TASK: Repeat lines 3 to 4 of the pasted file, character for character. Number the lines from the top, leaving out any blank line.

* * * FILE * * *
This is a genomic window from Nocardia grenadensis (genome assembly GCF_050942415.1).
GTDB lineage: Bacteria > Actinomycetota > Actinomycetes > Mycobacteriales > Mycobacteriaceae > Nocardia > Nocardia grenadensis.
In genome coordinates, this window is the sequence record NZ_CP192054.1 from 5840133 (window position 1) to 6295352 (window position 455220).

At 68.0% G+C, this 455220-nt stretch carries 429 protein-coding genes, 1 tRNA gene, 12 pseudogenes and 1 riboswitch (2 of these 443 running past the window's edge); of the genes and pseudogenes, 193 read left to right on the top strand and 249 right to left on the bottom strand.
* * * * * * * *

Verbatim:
In genome coordinates, this window is the sequence record NZ_CP192054.1 from 5840133 (window position 1) to 6295352 (window position 455220).

At 68.0% G+C, this 455220-nt stretch carries 429 protein-coding genes, 1 tRNA gene, 12 pseudogenes and 1 riboswitch (2 of these 443 running past the window's edge); of the genes and pseudogenes, 193 read left to right on the top strand and 249 right to left on the bottom strand.